How do diseases spread in a population
Geographer, born 1983; research assistant at the Bernhard Nocht Institute for Tropical Medicine, Bernhard-Nocht-Straße 74, 20359 Hamburg. [email protected]
Prof. Dr. med., born 1965; Head of the "Infection Epidemiology" working group at the Bernhard Nocht Institute for Tropical Medicine. [email protected]
Infectious diseases are diseases that are triggered by infectious agents - usually bacteria, viruses or parasites - or their toxic products. They are differentiated from non-communicable, such as degenerative, hereditary or mental illnesses. Infections do not necessarily go hand in hand with an illness, so they are often not immediately recognizable. Highly contagious infectious diseases are also known as "epidemics".
Infectious diseases can be endemic, epidemic and pandemic. An endemic is the constant circulation of an infection or infectious disease in the population. For example, malaria is endemic in many African countries. A temporal and spatial accumulation of cases of illness is referred to as an epidemic. This also includes disease outbreaks that are normally endemic to the population. The recurring measles outbreaks in Germany fall into this category. If such an outbreak crosses national borders and spreads indefinitely, one speaks of a pandemic. The immune disease AIDS caused by the HI virus has been spreading pandemically since the late 1980s.
The mortality and morbidity caused by infectious diseases has been decreasing in industrialized countries since the 20th century due to improved hygiene and medical innovations - such as vaccinations and antibiotics. As a result, average life expectancy is increasing and noncommunicable diseases - such as cardiovascular disease, cancer, diabetes and chronic respiratory diseases - are replacing diarrhea, measles, smallpox and tuberculosis as the main causes of death. In Germany, 16.5 times more people die from the consequences of noncommunicable diseases than from infectious diseases.  This trend is also evident in other affluent regions of the world.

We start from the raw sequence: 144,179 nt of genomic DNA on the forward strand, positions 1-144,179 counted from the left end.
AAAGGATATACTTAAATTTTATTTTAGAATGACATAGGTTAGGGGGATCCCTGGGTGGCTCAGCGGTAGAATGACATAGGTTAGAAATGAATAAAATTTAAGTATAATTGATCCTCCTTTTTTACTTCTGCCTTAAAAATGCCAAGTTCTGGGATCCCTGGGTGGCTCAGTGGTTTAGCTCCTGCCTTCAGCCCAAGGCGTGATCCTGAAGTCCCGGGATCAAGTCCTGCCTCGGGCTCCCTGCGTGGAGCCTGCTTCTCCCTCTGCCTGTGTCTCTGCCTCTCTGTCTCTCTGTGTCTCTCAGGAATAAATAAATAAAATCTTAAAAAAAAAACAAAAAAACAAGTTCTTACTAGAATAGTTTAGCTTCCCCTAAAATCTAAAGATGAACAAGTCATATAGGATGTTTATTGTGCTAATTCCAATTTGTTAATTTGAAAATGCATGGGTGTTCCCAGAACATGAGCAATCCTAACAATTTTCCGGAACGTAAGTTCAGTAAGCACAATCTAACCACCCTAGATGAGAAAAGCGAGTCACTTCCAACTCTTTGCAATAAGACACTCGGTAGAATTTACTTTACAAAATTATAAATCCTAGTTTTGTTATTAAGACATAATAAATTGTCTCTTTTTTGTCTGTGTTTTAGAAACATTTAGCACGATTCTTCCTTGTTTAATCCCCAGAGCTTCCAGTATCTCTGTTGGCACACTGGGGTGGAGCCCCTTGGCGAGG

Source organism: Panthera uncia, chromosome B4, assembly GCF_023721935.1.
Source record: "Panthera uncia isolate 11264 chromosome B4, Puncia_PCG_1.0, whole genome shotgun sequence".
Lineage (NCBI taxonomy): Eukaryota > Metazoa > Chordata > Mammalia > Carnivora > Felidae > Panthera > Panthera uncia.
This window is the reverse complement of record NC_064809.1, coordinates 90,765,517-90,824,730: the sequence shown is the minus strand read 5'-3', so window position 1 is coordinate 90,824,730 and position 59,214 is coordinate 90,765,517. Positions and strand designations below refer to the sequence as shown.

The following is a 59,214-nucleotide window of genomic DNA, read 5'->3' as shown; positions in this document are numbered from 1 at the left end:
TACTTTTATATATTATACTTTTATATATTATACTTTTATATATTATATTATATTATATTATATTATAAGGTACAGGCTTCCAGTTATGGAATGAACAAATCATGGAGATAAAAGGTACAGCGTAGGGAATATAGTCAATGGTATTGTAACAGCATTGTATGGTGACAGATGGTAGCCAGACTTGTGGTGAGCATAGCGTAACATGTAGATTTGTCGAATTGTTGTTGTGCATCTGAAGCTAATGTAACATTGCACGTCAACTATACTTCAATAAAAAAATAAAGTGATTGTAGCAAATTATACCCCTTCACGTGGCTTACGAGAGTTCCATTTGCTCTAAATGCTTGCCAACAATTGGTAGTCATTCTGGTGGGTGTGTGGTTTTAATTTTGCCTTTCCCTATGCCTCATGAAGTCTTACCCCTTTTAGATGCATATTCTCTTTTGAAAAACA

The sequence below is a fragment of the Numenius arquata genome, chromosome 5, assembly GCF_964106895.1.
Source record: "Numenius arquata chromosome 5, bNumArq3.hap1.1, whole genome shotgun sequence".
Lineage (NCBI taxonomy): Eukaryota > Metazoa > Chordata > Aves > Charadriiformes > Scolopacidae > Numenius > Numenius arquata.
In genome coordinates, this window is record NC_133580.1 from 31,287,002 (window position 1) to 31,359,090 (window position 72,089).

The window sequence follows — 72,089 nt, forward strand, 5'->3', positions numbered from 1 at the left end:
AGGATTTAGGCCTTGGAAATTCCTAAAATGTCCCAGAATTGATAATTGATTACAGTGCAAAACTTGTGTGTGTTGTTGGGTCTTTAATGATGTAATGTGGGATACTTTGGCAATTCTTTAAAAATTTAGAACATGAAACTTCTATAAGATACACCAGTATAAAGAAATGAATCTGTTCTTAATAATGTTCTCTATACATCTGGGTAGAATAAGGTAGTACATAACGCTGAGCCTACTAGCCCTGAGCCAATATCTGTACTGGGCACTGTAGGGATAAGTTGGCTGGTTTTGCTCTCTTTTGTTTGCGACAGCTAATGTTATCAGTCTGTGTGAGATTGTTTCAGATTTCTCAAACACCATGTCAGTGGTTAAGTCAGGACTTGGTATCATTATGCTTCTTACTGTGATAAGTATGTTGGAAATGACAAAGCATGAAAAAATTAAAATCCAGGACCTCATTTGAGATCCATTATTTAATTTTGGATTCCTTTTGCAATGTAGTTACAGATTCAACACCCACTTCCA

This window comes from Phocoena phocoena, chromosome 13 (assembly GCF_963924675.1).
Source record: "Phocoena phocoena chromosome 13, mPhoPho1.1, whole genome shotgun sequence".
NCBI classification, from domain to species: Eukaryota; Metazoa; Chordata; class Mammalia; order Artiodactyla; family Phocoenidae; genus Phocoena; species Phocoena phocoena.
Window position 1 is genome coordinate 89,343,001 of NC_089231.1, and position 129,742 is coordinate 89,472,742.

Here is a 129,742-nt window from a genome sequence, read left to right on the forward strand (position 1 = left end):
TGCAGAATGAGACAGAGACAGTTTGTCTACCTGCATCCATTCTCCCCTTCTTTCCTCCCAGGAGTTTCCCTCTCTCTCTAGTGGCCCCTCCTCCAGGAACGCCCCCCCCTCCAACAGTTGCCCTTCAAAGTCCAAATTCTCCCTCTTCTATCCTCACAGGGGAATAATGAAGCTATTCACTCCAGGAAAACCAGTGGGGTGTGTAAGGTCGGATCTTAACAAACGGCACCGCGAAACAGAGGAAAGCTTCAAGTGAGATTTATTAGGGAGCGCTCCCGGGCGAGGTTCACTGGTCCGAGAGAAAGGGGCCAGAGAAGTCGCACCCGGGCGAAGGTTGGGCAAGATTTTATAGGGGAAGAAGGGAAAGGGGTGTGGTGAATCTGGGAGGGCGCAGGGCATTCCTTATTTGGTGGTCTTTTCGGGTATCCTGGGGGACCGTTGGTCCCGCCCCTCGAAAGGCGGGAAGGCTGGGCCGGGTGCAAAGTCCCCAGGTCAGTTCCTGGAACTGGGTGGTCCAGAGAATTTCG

Infectious diseases are now a major problem in poorer countries. In many regions of Africa and Asia, poor hygienic conditions prevail, especially in rural areas. There is insufficient access to medical care, and health education is often not available at all. Such conditions provide ideal conditions for infectious diseases to spread. While diseases such as HIV / AIDS have all become rare in our latitudes thanks to extensive awareness-raising campaigns and access to condoms, tuberculosis thanks to good diagnosis and therapy options, diarrheal diseases thanks to improved hygiene and measles due to broad vaccination campaigns, these diseases belong to the poorest countries in the world the main causes of death.
History of the origins of epidemiologyHippocrates recognized a connection between the external environment and the occurrence of diseases as early as the 5th century BC. In his book "Lüfte, Gewässer, Orte". Among other things, he described the influence of weather, water quality and living conditions on physical and mental health. The basic idea of epidemiology is thus as old as medicine itself. However, at that time Hippocrates suspected miasms (poisonous fumes from the soil) as the cause of infectious diseases; a theory that was still widespread into the 19th century and - despite the wrong basic assumption - saved the lives of many people through isolation and hygiene measures.
During the following 2000 years the influence of the environment on the human organism was accepted, but scientific studies on the exact effects have not been recorded. In 1662 the British haberdashery seller John Graunt compiled detailed birth and death statistics for the first time and discovered characteristic distribution patterns, broken down by gender, age and season. In the middle of the 19th century, the physician William Farr established a routine recording of deaths, which made it possible to make statistical statements about the state of health of different population groups.
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